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Germany Forms Alliance to Increase Animal Welfare

21 August 2014
USDA Foreign Agricultural Service

GERMANY - The German food industry has formed an alliance to respond to the ongoing criticism on animal husbandry. Farmers, the meat industry and retailers want to set higher animal welfare standards across a broader front with a new animal welfare initiative.

There are already some animal welfare labels for meat products in the German supermarkets. However, none of them gained a significant market share. The basic idea of the new “Initiative Tierwohl” (Initiative Animal Welfare) is that the food industry sets up a fund and farmers get additional payments for higher animal welfare standards.

The project includes improvements that go beyond legal requirements. Farmers can join voluntarily and will then be monitored. The project will start beginning of 2015, first in pork production but chicken is likely to be included. For participating farms certain basic requirements are mandatory. These farms get a bonus of €500. Farmers can also choose to meet extra criteria to receive additional payments.

All major retailers participate with a market share of over 90 per cent. The retailers pay four cents per kilogram of sold meat or sausage into the fund. This refers to their entire sales amount - regardless of the proportion of deliveries from participating farms with higher animal standards and regardless of the current market price for meat. Considering the sales quote in previous years, this may add up to an investment of up to 65 Mio Euros which can be invested in more animal friendly production each year.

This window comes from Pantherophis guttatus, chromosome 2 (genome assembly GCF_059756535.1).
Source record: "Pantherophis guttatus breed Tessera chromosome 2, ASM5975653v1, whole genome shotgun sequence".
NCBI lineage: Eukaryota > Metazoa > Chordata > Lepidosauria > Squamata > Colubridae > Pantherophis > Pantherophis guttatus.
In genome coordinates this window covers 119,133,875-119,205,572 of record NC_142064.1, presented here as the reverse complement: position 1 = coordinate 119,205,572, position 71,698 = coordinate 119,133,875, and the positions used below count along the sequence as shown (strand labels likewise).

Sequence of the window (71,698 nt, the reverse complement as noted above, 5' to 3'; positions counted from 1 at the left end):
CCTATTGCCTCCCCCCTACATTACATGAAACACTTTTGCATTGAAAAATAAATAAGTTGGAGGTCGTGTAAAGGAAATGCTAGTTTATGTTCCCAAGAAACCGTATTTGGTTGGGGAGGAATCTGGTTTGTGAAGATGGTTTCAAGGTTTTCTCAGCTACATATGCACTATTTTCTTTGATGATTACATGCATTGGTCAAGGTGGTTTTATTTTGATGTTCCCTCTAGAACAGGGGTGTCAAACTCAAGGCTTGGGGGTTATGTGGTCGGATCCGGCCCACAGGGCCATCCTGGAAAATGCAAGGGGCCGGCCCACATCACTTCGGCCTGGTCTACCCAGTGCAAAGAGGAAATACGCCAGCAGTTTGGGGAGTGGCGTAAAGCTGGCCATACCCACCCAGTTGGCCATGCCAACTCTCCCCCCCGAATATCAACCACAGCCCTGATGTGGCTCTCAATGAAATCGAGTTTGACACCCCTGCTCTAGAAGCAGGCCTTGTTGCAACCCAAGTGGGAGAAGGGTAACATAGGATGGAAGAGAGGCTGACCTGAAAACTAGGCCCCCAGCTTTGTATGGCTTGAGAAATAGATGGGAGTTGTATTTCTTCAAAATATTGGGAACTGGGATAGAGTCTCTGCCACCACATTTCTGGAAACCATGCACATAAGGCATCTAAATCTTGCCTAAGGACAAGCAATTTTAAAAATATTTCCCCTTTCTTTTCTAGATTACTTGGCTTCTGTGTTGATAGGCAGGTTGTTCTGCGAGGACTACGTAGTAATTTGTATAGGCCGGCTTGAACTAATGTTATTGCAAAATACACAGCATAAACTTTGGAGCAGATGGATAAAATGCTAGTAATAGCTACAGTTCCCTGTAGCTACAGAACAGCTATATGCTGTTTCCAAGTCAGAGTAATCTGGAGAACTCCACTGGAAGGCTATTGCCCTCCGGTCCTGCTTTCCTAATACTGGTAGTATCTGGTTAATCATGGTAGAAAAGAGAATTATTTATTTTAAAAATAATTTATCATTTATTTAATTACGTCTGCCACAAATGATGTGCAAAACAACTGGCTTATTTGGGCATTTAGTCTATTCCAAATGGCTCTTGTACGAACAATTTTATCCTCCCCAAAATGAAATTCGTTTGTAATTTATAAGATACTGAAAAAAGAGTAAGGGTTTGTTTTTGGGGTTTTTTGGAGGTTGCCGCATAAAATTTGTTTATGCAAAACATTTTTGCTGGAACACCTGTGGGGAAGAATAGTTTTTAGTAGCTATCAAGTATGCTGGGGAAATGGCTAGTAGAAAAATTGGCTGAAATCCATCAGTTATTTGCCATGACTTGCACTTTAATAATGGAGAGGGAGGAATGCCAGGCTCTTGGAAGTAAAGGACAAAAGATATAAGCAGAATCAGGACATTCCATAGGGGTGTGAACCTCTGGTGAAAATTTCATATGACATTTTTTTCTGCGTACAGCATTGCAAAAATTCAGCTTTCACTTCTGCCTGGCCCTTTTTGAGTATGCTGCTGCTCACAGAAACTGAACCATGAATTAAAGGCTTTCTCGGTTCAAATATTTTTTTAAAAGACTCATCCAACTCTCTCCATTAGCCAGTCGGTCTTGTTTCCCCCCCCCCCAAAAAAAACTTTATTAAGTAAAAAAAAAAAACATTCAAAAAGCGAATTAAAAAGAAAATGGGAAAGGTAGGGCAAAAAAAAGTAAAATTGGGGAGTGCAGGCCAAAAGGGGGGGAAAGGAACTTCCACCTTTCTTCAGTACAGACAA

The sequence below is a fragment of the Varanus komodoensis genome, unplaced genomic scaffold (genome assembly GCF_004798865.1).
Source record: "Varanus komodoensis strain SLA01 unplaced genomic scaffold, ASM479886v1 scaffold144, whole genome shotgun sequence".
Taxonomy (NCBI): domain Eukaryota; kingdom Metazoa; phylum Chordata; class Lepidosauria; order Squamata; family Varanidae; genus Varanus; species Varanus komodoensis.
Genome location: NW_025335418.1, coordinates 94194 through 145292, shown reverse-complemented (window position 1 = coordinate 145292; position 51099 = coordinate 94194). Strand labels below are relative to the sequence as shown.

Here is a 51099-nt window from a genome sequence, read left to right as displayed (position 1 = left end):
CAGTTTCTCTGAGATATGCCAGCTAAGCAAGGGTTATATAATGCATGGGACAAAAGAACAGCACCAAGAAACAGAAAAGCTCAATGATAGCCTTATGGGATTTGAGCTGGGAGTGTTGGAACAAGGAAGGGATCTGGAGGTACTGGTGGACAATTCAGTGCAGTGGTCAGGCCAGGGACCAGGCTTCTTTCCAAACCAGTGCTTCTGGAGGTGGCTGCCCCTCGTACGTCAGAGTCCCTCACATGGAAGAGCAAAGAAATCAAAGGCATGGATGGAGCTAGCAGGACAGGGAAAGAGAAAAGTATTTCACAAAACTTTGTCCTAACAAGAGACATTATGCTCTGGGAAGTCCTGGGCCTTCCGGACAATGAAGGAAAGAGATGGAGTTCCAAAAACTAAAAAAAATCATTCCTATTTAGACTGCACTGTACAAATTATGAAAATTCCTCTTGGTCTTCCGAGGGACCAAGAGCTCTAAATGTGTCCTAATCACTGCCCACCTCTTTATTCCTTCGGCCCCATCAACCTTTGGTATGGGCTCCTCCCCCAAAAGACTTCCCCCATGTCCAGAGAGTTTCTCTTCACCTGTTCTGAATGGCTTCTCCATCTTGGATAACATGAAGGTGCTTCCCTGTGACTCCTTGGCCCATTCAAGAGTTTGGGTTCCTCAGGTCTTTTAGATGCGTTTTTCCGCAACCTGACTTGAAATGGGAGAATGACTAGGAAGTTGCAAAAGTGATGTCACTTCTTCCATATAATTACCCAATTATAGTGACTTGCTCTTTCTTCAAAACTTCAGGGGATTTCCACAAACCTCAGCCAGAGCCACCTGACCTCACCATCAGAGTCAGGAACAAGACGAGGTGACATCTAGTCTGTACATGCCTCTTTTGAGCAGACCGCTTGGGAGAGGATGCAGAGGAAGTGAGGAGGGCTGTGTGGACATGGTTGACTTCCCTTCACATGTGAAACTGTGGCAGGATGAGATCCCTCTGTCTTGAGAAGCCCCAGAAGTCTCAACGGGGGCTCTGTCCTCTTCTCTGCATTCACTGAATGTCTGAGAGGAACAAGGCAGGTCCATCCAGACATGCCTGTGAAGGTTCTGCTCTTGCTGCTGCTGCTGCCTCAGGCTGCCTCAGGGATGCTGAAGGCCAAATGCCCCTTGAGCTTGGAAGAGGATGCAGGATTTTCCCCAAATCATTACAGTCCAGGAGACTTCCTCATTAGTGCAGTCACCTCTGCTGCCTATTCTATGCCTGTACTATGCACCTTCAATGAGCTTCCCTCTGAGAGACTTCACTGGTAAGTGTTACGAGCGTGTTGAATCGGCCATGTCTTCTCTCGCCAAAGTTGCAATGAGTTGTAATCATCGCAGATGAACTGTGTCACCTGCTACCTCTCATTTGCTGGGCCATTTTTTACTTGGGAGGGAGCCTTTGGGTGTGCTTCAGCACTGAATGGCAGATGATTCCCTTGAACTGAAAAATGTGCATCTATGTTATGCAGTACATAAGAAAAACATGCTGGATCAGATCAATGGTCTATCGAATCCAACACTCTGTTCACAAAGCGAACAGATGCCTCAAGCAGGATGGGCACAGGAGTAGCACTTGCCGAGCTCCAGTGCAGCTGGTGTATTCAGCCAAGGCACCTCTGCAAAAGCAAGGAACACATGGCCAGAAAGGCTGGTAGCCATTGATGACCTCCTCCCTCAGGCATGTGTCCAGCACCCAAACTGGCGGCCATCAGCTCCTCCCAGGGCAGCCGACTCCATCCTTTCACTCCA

Potential Impact on Trade

There are two trade-related aspects arising from the German animal welfare movement. First, within the EU, implementation of national standards prior to the EU puts German farmers at a cost disadvantage. Germany’s pork and poultry industry has expanded dramatically in the past decade, fueled by exports. The industry’s ability to mitigate costs while still meeting new standards poses a challenge.

Second, longer-term, there is the real possibility that today’s animal rights standards will become tomorrow’s impediments to trade. Clearly, animal welfare has become an important political topic in Germany and, in the run up to elections last fall 2013, the Green Party has made it a campaign issue. The Green Party’s main initiative is restricting large scale animal operations, which are portrayed as having more animal welfare problems than smaller farms.

ThePoultrySite News Desk

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